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Exchange, DNS and Reverse Lookup Records - Need Help

Posted on 2011-02-28
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Last Modified: 2012-05-11
We recently decided to migrate to an MPLS network. To be fair, no vendor names will be mentioned. Lets just call it Splint MPLS. While cutting over to Splints network, rather than use thier IP's, we are using blocks that we recently acquired.

We have 15-20 remote sites, 5-6 of them with Exchange servers. All mail comes in here at the hub site and gets routed. However each exchange server has the ability to send mail from their location. So, they have PTR records set up with thier ISPs to comply with reverse lookups from other mail servers.

When we move to our new network, the ISP will advertise our IP's that WE own. They will be the same ISP at every site and now we will need new PRT records for the new IP addressing at each site. The ISP is telling me they can't do this because we own the IP's, not them. And now it seems we need to get a public DNS server just to get around this.

I need to know if this is correct? Or is there any way to setup DNS / CNAMES / MX records.. to get each site to send mail and work the way we currently do without the need for a PTR record locally at each site?  I just don't think there is. I don't want to have to have a public DNS server to worry about if I don't have to.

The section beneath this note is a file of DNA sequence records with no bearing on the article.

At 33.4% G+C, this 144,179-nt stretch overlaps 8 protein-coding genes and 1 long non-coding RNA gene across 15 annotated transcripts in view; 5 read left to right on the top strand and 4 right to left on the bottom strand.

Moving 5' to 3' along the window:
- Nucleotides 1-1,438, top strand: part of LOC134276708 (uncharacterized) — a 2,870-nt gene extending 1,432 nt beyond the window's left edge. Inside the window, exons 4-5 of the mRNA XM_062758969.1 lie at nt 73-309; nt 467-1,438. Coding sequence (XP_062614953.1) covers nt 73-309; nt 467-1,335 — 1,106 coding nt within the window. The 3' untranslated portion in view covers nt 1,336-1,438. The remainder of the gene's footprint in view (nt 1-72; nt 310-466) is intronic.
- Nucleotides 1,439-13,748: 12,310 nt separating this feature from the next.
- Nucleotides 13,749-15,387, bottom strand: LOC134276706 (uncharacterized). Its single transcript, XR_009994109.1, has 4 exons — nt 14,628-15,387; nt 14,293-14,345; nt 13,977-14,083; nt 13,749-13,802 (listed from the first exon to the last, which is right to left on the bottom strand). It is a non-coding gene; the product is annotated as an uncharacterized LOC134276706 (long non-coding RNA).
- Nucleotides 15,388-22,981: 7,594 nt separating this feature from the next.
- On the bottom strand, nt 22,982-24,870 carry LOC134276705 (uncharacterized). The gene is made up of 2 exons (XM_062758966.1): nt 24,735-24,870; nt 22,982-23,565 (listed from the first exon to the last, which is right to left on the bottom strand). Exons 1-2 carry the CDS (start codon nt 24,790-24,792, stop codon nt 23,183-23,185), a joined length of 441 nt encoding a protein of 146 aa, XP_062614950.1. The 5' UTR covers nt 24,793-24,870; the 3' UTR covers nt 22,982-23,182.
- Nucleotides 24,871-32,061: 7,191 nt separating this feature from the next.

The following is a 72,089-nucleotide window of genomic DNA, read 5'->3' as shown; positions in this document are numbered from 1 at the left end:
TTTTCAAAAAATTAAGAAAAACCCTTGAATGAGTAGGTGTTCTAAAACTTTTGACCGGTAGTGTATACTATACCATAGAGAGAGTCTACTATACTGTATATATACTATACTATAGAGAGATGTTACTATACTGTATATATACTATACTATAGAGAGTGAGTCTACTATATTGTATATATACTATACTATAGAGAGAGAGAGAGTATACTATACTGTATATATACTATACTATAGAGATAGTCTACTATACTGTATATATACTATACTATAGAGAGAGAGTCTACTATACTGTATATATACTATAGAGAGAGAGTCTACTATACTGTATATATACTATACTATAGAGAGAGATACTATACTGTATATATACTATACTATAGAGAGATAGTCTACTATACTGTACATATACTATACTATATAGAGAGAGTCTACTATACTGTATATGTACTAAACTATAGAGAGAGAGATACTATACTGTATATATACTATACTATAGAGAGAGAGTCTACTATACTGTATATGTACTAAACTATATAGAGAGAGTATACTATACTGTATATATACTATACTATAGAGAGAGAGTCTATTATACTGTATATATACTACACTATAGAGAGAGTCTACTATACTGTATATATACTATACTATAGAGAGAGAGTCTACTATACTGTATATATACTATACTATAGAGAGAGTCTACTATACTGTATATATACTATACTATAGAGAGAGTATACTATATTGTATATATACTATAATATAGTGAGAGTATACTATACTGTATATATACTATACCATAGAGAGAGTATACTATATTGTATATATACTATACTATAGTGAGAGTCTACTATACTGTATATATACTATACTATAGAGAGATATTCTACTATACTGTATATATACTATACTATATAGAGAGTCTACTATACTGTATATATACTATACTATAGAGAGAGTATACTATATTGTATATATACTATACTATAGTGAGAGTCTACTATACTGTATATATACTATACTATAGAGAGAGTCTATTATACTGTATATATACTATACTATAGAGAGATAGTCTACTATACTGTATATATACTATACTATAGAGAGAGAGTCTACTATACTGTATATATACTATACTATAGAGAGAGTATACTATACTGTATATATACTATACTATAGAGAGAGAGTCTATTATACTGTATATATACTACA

I can explain this differently if I am not wording this properly. Thank you.
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Question by:munisee
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Expert Comment

by:Alan Hardisty
ID: 34997567
Most ISP's own the IP Addresses - not you - did the ISP provide you with the IP's or did you somehow purchase them?
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Author Comment

by:munisee
ID: 34998407
We acquired the IP's from an acquisition made recently. We purchased an ISP and received a large number of public IP's. We gave most back to IANA but kept enought to distrubute to each location. With the direction we are going it makes sense to register and host our own public DNS server however I would like to avoid that if possible right now. When I talk to Splint, as I have a few sites cut over already to the MPLS cloud, they say that becuase we own the IP's they cannot/will not set up PTR records for us. With this, another engineer here at work is trying to tell me we can do this without having PTR records at each site. Something about CNAME's matching MX records. Perhaps I am not fully understanding exactly how the PTR process works  - with client (receiving mail servers) perform reverse lookups against our SMTP server that the email was sent from and the IP it sends from just needs to match the fqdn in the header of the email when a reverse lookup is done, correct? How would you set this up in a hub/spoke Exchange environment with each spoke sending mail from thier location ?